A pocket-sized zinc deficiency test could be taken to remote regions and evaluated on the spot - no complex transport or conserving necessary. It could lead to comprehensive micronutrient field tests that tell aid agencies just what nutritional deficits are killing people.
In her book "Unsettled: Refugee Camps and the Making of Multicultural Britain," Bailkin offers warnings from a liberal democracy's recent past: The refugee camps were a prelude to today's detention centers. "The future of refuge in Britain is not in a camp," she writes, "but in a cell."
For reporters covering the Justice Department’s recent decision to separate immigrant children from their parents, these psychologists are available to discuss psychological issues associated with immigration, including discrimination, trauma and commonly held myths about immigrants – both legal and illegal.
Rural counties continue to rank lowest among counties across the U.S., in terms of health outcomes. A group of national organizations including the Robert Wood Johnson Foundation and the National 4-H Council are leading the way to close the rural health gap.
In the year 2100, 2 billion people – about one-fifth of the world’s population – could become climate change refugees due to rising ocean levels. Those who once lived on coastlines will face displacement and resettlement bottlenecks as they seek habitable places inland, according to Cornell University research.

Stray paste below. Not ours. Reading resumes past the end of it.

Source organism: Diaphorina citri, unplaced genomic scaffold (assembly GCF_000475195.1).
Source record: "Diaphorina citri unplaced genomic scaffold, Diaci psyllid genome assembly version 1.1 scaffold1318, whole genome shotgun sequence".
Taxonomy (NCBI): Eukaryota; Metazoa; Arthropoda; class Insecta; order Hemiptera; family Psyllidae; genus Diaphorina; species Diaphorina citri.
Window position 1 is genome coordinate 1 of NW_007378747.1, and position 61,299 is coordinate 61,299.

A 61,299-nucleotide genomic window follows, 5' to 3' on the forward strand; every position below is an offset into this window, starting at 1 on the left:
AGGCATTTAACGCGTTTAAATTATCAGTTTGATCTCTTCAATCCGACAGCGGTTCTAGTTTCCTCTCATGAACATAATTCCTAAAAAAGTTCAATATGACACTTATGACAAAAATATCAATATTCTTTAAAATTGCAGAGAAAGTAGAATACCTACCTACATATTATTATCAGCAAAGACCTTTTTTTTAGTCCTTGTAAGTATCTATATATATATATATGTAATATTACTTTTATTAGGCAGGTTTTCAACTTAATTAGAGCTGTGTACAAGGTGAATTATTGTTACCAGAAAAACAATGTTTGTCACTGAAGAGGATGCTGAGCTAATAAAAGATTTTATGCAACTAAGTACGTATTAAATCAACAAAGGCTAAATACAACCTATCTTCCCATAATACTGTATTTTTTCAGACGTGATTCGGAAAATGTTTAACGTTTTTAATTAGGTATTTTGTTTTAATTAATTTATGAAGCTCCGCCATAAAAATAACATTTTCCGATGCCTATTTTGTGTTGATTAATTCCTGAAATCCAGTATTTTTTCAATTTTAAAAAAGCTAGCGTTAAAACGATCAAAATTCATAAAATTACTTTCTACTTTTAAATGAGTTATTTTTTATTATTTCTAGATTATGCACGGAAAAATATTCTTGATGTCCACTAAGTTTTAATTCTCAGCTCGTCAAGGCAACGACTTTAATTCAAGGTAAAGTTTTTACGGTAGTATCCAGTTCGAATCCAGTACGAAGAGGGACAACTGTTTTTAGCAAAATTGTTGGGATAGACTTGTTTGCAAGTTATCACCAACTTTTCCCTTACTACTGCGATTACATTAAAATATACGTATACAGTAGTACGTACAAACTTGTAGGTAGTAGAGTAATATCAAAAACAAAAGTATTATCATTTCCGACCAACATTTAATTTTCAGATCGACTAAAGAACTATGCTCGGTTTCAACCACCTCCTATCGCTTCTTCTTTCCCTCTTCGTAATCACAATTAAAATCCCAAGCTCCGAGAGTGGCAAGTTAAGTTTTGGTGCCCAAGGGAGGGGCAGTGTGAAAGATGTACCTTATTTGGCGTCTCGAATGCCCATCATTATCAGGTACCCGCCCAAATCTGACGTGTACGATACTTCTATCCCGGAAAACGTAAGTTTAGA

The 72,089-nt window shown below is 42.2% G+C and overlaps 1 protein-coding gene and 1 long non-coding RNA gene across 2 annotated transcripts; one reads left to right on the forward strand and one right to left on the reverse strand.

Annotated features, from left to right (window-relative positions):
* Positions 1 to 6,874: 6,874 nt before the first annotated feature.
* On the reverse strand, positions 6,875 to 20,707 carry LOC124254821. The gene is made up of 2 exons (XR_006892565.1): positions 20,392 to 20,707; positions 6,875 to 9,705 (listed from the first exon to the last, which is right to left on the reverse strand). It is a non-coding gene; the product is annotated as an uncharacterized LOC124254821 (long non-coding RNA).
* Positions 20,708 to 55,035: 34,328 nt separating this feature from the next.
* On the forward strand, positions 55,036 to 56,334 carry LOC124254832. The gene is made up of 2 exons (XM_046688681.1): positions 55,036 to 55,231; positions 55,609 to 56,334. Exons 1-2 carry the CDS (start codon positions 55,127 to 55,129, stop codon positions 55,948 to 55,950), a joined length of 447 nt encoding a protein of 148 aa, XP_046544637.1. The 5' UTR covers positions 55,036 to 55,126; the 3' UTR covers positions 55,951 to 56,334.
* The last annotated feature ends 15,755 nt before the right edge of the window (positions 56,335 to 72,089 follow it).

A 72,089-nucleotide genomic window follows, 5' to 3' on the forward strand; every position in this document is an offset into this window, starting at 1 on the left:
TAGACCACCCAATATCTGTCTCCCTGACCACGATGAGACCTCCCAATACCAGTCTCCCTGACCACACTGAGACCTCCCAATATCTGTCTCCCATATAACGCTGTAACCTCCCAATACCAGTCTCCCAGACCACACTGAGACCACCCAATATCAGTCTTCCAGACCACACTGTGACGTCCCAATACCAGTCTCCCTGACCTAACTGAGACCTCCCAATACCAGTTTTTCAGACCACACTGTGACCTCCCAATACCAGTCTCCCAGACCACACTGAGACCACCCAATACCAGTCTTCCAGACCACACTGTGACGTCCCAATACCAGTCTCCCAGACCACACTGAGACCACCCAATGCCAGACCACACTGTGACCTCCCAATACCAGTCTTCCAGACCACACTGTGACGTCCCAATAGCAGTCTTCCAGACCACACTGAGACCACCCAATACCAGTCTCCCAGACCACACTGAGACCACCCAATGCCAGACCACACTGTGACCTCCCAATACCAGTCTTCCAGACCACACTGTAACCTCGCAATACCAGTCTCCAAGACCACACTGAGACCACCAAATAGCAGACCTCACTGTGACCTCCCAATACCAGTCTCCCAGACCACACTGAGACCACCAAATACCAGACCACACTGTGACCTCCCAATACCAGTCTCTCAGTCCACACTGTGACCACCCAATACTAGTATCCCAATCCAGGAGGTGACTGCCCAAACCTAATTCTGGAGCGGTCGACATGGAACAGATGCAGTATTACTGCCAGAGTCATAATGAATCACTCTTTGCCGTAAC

Although working-age adult refugees who enter the United States often initially rely on public assistance programs, a study by researchers at the University of Notre Dame indicates that the long-term economic benefit of admitting refugees outweighs the initial costs.
Digital games can effectively teach refugee children much-needed skills – including a new language, cognitive skills, and coding – while also improving their mental health, finds research by New York University, the City University of New York, and Turkey’s Bahcesehir University.
A new study shows how physicians and mental health professionals can play a crucial, objective role in the process by which refugees apply for asylum in the U.S., by documenting the scars of physical and emotional abuse. But the study also highlights how many more such exams are needed.
A research project by William Evans and Danny Fitzgerald, University of Notre Dame, found that over the course of 20 years, refugees adapt to American life and, on average, pay more in taxes than they receive in benefits.